Volume 7, Number 1, Jan. 1985, pp.3-4
The Report of the California Heritage Task Force recommends important changes in the conduct of state-funded conservation activity. The report calls for a stronger and more active role by the state government in preservation generally. Such a role almost certainly would have a general impact on professional conservation in the West, as well as in California, because California contains a center of conservation activity in the Western United States and because California sets an example to other state governments.
The California state legislature authorized the formation of the California State Task Force in 1981 for the purpose of developing "a practical, yet far-reaching and comprehensive set of policies and programs for the State's cultural heritage resources." [Page two.] Under the chairmanship of Roger Holt, the Task Force interviewed persons involved in preservation, commissioned studies and surveys, and held public hearings. The Task Force released the report in August 1984 and the report will guide the writing of legislation on cultural resource management during the current session of the State Assembly, just getting underway.
While the Task Force addresses a wide range of topics and issues in preservation, from state interagency relations to school curricula, recommendations will affect professional conservation particularly in three aspects. First, the recommendations call for a new public policy context for all conservation activity in California. Second, the state government will lead conservation in the private sector to change their professional standards. Third, as a result of new state policies, private and public conservationists will probably desire to develop closer relations with large universities, such as the University of California.
The major Task Force recommendation for a highly developed, centrally administered and activist state cultivation of California's cultural resources should increase the economic value of historic and cultural resources. Naturally, raising the value of these resources will increase the economic incentive for their conservation, which will in turn stimulate professional conservation activity. If put into place, therefore, this new state policy would spotlight conservation. As a harbinger of things to come, the Task Force recommends new procedures for state contracts for conservation.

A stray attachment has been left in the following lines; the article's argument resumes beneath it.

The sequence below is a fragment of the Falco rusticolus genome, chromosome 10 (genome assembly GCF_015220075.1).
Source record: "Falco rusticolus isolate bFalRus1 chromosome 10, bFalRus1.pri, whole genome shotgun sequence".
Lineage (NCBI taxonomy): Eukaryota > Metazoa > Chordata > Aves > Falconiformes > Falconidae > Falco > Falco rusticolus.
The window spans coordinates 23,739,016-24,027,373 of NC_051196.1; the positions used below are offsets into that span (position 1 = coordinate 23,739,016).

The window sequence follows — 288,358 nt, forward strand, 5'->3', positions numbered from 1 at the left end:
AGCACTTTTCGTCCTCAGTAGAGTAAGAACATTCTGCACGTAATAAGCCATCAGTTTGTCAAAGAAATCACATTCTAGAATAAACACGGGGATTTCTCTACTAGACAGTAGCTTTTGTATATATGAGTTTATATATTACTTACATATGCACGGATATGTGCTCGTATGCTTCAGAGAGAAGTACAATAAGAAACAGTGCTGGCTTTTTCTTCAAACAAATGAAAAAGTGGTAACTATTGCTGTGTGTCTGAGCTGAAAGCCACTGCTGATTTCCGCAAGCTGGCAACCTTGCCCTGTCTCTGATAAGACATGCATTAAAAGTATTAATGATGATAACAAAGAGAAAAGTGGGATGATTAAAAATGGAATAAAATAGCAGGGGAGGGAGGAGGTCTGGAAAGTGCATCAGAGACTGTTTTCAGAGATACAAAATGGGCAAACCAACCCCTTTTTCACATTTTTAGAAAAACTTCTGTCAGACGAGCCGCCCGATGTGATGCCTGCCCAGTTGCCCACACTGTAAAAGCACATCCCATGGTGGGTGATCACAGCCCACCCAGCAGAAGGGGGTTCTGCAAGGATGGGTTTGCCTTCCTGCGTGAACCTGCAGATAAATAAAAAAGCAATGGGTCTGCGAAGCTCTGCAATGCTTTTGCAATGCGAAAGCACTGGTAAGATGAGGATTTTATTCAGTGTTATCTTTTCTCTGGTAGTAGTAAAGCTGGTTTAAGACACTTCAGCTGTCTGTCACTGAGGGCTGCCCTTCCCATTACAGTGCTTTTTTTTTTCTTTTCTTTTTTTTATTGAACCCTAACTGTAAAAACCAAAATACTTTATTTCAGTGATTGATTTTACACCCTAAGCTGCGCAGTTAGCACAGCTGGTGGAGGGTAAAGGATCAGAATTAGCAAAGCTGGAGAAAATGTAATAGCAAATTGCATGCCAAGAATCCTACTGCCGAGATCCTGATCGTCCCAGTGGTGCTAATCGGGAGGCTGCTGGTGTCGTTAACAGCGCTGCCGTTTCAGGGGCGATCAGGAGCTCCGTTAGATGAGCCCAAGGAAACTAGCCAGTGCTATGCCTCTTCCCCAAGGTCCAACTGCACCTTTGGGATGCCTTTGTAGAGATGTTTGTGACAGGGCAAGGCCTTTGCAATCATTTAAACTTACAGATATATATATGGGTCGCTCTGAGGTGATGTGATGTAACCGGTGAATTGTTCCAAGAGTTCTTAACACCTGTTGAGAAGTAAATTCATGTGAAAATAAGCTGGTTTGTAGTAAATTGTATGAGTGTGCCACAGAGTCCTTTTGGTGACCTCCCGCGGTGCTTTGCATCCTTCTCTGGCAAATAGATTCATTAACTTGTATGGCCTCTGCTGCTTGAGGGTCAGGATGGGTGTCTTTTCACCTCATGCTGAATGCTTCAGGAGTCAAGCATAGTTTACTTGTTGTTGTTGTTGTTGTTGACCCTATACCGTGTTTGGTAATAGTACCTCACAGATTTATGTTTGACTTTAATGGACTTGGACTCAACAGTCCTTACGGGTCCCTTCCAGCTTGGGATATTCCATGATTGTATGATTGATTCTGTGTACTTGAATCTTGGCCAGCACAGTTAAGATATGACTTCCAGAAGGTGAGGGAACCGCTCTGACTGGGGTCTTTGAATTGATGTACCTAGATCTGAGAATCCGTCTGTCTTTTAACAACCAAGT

One effect of an enhanced state interest in the conduct of conservation, concerns professionalism of conservationists. State contracting procedures certainly will further "bureaucratize" conservation activity in a manner that places a premium on professional school training and certifiable standards.
Finally, emphasis on training of conservationists and on research in conservation proposals and plans should increase the reliance of the conservation profession on the large universities. The universities are our society's major resources for basic research and disciplinary training, and in California the University of California has mandated responsibility for advanced training in the regulated professions, such as medicine, law and engineering. It would be natural for conservationists to turn to universities such as UC Riverside, which has graduate training and research in conservation science, for resources to respond to challenges the state will place before them.
While a lengthy political process lies ahead before these recommendations are enacted (and the form of their enactment will certainly be altered by this process), the Task Force report deserves careful study and discussion by conservationists and by preservationists in general.
California Heritage Task Force, Roger J. Holt, Chairperson.
California Heritage Task Force, A Report to the legislature and People of California, Sacramento, August 1984. pp.122.
Copies may be obtained by writing to the State Office of Historic Preservation, P.O.Box 2390, Sacramento, CA 95811.Ronald Tobey
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